Charismatic David Kennard lives a life most people can only dream about.
Farming on a spectacularly beautiful part of the Devon coast he has an almost telepathic bond with nature and with his working sheepdogs.
His is a life filled with daily challenges, from the battles with wild Atlantic weather to the dramas of clifftop rescue, but it is also a life full of the richness of rebirth, and the Herriotesque delight in a way of life that has remained almost untouched by the modern world.Part diary, part homage to the countryside and the canine family that is so much a part of his life, David Kennard's extraordinary book is designed to touch the hearts and minds of city and country dwellers alike.
- Format: Paperback
- Pages: 352 pages, 35 b/w integrated
- Publisher: Headline Publishing Group
- Publication Date: 01/04/2005
- Category: Animal husbandry
- ISBN: 9780755312351
- EPUB from £3.99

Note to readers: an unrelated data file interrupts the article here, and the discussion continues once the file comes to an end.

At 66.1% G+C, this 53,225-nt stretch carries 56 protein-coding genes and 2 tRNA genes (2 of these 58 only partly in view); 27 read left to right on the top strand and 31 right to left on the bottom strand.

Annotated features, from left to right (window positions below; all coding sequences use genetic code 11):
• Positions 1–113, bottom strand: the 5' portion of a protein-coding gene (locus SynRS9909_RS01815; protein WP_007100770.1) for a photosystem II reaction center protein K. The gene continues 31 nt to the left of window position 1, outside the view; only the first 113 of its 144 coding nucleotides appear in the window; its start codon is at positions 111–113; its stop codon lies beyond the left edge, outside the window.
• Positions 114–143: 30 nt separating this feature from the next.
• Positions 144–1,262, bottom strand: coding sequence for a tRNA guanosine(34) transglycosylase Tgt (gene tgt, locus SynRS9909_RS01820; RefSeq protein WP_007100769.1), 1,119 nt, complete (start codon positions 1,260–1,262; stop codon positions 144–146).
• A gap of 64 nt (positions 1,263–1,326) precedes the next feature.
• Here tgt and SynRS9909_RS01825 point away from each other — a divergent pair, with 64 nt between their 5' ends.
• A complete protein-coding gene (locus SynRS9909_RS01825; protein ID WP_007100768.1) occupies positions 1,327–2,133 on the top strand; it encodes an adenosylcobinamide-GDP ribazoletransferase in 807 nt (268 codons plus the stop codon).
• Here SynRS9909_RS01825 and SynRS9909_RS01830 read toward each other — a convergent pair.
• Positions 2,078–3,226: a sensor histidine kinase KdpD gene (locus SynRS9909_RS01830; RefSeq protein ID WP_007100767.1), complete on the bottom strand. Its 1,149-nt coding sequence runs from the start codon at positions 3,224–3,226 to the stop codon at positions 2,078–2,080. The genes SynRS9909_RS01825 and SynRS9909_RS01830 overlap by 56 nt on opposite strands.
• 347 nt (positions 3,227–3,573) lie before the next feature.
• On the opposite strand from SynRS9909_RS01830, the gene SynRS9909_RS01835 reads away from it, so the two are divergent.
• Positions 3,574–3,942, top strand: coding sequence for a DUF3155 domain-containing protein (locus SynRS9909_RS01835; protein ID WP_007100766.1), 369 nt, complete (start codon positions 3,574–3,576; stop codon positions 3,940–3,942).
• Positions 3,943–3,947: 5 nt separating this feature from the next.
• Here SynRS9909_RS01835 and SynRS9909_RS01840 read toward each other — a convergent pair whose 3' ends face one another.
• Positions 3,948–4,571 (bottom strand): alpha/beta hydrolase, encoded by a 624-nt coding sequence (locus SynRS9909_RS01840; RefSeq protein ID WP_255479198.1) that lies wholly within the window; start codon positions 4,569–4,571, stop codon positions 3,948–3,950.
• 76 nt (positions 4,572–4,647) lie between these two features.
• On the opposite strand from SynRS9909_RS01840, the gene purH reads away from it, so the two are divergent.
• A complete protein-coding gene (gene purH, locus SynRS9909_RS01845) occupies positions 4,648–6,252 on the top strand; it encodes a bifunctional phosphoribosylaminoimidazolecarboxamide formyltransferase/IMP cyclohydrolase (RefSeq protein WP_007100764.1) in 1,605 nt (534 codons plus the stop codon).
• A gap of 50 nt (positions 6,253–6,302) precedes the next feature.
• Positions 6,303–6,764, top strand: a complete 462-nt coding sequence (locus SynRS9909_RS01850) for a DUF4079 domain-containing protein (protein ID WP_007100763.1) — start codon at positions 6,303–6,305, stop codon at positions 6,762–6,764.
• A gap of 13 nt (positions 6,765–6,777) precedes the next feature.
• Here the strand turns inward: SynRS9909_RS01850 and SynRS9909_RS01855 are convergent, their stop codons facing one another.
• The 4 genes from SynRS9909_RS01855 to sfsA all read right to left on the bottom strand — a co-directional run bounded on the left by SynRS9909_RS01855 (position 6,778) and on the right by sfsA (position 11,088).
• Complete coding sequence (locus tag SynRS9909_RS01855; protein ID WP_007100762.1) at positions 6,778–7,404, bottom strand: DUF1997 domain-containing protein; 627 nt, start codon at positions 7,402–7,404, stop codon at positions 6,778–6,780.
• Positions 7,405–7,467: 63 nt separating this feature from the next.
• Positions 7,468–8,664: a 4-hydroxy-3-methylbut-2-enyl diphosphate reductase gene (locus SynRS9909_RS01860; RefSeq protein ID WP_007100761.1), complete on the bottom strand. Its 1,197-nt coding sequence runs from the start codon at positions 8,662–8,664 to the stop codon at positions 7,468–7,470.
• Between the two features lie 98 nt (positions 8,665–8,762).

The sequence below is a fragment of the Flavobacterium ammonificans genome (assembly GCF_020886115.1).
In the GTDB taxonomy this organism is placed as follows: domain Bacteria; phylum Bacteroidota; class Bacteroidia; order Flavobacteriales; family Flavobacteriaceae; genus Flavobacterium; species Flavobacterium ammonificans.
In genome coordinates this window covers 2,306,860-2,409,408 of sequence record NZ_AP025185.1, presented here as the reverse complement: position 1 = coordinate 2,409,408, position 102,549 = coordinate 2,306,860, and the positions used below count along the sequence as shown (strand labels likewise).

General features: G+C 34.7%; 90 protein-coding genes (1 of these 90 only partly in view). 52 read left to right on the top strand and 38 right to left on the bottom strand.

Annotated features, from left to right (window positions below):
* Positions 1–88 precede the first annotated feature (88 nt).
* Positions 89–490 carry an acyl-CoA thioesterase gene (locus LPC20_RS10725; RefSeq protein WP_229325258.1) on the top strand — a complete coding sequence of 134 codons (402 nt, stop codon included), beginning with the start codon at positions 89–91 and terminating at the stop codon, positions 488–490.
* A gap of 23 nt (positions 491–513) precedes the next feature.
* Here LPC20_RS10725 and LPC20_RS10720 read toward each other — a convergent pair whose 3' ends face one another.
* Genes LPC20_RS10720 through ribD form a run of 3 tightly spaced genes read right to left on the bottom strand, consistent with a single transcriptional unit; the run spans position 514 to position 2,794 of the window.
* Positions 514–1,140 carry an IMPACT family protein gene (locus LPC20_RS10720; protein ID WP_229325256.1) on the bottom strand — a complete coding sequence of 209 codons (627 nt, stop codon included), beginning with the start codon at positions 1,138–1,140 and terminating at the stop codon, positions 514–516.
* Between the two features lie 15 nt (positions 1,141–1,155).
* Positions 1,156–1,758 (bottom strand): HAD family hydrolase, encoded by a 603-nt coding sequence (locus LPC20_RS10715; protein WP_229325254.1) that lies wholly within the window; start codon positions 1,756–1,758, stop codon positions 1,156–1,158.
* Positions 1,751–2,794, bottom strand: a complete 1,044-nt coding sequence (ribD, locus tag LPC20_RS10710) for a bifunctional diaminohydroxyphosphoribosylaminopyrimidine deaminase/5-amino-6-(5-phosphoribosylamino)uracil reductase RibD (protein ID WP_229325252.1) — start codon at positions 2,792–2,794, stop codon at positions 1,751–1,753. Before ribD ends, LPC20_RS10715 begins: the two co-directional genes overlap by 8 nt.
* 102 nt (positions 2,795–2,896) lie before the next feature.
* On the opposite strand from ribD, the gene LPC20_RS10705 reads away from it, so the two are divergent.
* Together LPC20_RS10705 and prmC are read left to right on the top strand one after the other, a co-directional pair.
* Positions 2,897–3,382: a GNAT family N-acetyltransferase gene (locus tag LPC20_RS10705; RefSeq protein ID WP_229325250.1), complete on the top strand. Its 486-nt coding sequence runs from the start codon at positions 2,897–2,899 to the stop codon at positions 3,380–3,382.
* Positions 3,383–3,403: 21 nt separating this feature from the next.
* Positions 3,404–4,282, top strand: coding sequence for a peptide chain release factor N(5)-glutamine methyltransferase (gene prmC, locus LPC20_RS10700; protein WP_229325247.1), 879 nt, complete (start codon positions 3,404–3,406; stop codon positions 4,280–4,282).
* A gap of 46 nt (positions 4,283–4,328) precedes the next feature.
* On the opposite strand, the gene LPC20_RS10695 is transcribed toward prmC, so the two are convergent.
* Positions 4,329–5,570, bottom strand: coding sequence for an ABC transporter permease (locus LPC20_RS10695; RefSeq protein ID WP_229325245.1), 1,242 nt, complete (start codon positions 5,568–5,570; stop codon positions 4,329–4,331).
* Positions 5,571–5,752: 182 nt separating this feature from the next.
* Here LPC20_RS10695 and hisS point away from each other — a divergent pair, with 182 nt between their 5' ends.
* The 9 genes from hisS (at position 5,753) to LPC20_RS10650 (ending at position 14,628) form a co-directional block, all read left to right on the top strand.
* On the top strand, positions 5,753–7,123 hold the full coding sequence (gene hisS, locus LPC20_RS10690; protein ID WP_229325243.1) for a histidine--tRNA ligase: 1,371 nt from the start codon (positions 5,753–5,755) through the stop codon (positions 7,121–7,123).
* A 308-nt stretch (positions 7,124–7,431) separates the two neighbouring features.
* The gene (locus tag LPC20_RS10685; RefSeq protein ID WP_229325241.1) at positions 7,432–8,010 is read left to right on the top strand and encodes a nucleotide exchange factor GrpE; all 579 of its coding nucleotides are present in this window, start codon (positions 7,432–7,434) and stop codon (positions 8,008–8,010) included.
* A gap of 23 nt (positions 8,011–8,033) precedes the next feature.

Showing 1 - 1 of 1 reviews.
Review by magemanda
This is a book about a year in the life of a working shepherd. Although the subtitle indicates that it talks about the shepherd and his dogs, the sheepdogs are only one part of the story, which comprises sheep, and the turning of the seasons, and David's family.It is a warm cosy book that leads you season by season through the usual happenings of a sheep farm. Kennard writes honestly and frankly about how much hard work it involves; how little money he takes; how the work of moments can damage a whole season.There are touching stories about his sheepdogs, and I think a lot of readers will have sympathy for the plight of Ernie, a young dog who is a little too eager about herding sheep.Kennard also writes about a few of the sheepdog trials he enters, and how effective his dogs turn out to be.There is gentle humour and simplistic language which makes it a fast and easy read.I have my complaints, it was certainly not the perfect book! Kennard's dialogue is stilted and difficult to read without smiling (and for all the wrong reasons!) However, I am willing to cut him some slack because he is not a natural author, and the dialogue is a small part of the overall book.It was diverting enough for an afternoon's read, but I wouldn't go out of my way to recommend unless someone specifically wanted a book about sheep herding.